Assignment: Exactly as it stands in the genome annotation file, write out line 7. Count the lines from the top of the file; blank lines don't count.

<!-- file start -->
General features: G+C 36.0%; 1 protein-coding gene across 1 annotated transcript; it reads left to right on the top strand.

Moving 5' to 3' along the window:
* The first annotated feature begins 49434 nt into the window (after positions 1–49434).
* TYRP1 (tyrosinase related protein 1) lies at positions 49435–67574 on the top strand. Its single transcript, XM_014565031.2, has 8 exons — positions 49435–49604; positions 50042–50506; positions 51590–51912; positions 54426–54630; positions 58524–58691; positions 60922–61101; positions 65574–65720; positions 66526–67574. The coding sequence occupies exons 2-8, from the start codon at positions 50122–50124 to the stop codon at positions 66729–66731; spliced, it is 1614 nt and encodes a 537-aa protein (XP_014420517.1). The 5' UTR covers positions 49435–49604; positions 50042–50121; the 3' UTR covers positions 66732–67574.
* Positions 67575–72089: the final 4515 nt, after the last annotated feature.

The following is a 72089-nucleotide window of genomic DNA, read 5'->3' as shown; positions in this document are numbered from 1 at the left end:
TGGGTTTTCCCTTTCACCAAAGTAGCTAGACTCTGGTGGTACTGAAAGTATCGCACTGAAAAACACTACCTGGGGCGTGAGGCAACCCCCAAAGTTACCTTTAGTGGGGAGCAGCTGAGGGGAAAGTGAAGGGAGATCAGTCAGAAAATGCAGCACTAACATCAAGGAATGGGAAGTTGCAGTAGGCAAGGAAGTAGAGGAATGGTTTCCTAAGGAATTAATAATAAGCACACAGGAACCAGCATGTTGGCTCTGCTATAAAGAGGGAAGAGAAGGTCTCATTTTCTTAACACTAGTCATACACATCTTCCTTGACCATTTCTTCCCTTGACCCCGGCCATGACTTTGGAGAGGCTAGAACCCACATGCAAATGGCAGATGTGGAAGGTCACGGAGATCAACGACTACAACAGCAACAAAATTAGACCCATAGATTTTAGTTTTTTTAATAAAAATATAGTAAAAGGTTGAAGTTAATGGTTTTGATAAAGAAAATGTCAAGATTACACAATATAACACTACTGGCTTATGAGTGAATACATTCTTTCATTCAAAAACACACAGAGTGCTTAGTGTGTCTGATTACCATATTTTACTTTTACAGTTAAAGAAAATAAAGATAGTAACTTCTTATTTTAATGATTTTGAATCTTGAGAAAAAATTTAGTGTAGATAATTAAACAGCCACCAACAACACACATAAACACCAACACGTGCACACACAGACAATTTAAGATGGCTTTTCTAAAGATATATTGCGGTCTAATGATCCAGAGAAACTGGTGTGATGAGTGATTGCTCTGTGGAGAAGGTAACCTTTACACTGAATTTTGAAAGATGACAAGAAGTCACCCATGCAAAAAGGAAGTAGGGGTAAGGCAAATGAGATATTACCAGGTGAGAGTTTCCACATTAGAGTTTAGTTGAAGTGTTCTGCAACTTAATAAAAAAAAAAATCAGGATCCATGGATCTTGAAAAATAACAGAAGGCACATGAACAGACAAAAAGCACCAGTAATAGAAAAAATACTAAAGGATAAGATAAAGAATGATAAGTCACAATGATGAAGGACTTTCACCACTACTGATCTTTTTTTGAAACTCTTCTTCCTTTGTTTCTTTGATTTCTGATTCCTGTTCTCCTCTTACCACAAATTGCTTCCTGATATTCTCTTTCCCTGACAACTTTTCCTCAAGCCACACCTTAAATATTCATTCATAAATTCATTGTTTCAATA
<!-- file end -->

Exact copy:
TGGGTTTTCCCTTTCACCAAAGTAGCTAGACTCTGGTGGTACTGAAAGTATCGCACTGAAAAACACTACCTGGGGCGTGAGGCAACCCCCAAAGTTACCTTTAGTGGGGAGCAGCTGAGGGGAAAGTGAAGGGAGATCAGTCAGAAAATGCAGCACTAACATCAAGGAATGGGAAGTTGCAGTAGGCAAGGAAGTAGAGGAATGGTTTCCTAAGGAATTAATAATAAGCACACAGGAACCAGCATGTTGGCTCTGCTATAAAGAGGGAAGAGAAGGTCTCATTTTCTTAACACTAGTCATACACATCTTCCTTGACCATTTCTTCCCTTGACCCCGGCCATGACTTTGGAGAGGCTAGAACCCACATGCAAATGGCAGATGTGGAAGGTCACGGAGATCAACGACTACAACAGCAACAAAATTAGACCCATAGATTTTAGTTTTTTTAATAAAAATATAGTAAAAGGTTGAAGTTAATGGTTTTGATAAAGAAAATGTCAAGATTACACAATATAACACTACTGGCTTATGAGTGAATACATTCTTTCATTCAAAAACACACAGAGTGCTTAGTGTGTCTGATTACCATATTTTACTTTTACAGTTAAAGAAAATAAAGATAGTAACTTCTTATTTTAATGATTTTGAATCTTGAGAAAAAATTTAGTGTAGATAATTAAACAGCCACCAACAACACACATAAACACCAACACGTGCACACACAGACAATTTAAGATGGCTTTTCTAAAGATATATTGCGGTCTAATGATCCAGAGAAACTGGTGTGATGAGTGATTGCTCTGTGGAGAAGGTAACCTTTACACTGAATTTTGAAAGATGACAAGAAGTCACCCATGCAAAAAGGAAGTAGGGGTAAGGCAAATGAGATATTACCAGGTGAGAGTTTCCACATTAGAGTTTAGTTGAAGTGTTCTGCAACTTAATAAAAAAAAAAATCAGGATCCATGGATCTTGAAAAATAACAGAAGGCACATGAACAGACAAAAAGCACCAGTAATAGAAAAAATACTAAAGGATAAGATAAAGAATGATAAGTCACAATGATGAAGGACTTTCACCACTACTGATCTTTTTTTGAAACTCTTCTTCCTTTGTTTCTTTGATTTCTGATTCCTGTTCTCCTCTTACCACAAATTGCTTCCTGATATTCTCTTTCCCTGACAACTTTTCCTCAAGCCACACCTTAAATATTCATTCATAAATTCATTGTTTCAATA